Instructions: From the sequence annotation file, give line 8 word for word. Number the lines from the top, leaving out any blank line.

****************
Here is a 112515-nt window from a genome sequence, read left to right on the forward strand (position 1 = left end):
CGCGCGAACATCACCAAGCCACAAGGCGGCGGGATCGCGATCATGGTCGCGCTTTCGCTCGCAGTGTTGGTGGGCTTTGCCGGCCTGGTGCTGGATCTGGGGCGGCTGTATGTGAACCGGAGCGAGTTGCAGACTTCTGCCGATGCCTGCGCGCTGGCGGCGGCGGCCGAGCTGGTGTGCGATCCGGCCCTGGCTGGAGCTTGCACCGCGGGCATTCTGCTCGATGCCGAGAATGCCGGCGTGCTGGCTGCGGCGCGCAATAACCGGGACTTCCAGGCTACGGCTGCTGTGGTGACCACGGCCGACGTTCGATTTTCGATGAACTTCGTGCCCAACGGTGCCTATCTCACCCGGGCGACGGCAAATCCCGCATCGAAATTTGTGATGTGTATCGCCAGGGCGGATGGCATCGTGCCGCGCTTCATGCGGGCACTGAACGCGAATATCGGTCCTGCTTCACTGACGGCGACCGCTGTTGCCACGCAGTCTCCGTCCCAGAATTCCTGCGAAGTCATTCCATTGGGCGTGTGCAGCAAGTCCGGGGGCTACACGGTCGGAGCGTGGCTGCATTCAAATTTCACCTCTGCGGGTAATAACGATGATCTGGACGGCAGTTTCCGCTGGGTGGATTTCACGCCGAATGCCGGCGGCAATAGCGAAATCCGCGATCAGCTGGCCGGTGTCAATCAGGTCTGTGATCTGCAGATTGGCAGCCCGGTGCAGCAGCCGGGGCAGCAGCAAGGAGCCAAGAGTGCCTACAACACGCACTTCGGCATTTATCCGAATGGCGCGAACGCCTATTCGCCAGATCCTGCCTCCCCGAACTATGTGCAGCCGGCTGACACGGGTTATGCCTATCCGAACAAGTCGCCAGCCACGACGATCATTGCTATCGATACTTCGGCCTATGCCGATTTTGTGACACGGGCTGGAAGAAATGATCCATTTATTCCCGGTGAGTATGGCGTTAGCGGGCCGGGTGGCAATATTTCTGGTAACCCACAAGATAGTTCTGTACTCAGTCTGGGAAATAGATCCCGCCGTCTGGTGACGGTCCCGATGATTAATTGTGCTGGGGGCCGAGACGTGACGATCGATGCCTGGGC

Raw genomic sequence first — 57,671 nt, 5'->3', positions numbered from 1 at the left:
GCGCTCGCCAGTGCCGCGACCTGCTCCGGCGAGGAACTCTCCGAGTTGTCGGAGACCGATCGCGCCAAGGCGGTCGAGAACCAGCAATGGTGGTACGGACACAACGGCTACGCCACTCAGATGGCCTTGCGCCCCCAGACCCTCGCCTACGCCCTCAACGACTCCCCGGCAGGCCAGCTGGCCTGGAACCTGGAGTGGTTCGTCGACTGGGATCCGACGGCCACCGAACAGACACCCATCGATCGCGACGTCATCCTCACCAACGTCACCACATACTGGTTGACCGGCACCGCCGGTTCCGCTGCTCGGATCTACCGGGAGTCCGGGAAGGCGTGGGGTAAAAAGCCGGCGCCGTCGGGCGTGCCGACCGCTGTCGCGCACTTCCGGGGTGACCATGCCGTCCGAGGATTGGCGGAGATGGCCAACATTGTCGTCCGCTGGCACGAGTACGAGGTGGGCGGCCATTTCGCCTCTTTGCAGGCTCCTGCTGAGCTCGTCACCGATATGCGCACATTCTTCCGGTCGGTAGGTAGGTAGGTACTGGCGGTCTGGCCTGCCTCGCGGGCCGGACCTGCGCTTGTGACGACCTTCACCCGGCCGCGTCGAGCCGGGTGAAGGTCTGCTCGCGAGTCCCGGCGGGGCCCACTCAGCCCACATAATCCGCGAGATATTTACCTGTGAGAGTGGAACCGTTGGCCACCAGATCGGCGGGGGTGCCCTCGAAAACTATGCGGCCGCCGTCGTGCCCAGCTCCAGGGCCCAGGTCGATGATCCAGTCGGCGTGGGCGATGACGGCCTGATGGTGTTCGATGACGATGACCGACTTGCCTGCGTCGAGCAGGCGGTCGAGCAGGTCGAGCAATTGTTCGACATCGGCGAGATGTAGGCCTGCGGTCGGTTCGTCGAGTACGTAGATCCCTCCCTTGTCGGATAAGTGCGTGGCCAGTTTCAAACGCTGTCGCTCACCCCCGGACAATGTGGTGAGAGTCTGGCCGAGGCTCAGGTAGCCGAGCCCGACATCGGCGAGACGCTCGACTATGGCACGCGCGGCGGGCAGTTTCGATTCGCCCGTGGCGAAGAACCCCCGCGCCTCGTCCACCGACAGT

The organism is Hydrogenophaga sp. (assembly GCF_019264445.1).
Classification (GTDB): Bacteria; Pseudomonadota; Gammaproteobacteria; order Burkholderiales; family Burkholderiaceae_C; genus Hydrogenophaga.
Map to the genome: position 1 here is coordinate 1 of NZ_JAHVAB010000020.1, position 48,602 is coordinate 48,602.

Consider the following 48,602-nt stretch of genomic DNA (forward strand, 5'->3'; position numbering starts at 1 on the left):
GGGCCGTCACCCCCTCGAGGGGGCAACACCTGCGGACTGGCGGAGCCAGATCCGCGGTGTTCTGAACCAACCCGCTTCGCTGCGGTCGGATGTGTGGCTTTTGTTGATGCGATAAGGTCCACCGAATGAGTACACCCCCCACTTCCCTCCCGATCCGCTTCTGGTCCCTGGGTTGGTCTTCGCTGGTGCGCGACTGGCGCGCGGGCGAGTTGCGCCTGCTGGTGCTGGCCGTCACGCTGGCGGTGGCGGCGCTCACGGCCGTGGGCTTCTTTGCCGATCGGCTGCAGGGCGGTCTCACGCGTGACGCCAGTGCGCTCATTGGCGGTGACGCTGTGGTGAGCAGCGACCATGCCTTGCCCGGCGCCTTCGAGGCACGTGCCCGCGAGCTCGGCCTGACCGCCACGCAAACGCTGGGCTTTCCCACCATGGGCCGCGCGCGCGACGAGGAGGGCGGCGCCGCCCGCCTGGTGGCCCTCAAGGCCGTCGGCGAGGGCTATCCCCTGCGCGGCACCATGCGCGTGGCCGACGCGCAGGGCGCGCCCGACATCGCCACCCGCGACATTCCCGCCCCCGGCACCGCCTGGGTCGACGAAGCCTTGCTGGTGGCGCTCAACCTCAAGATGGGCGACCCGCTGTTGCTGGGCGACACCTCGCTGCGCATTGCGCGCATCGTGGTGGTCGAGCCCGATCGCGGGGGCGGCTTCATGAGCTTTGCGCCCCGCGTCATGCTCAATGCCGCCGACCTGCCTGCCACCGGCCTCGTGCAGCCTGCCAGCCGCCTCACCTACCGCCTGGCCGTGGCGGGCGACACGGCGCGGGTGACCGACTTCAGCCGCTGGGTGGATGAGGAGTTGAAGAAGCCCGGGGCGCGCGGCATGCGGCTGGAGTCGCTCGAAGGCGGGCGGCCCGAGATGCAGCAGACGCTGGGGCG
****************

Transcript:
Consider the following 48,602-nt stretch of genomic DNA (forward strand, 5'->3'; position numbering starts at 1 on the left):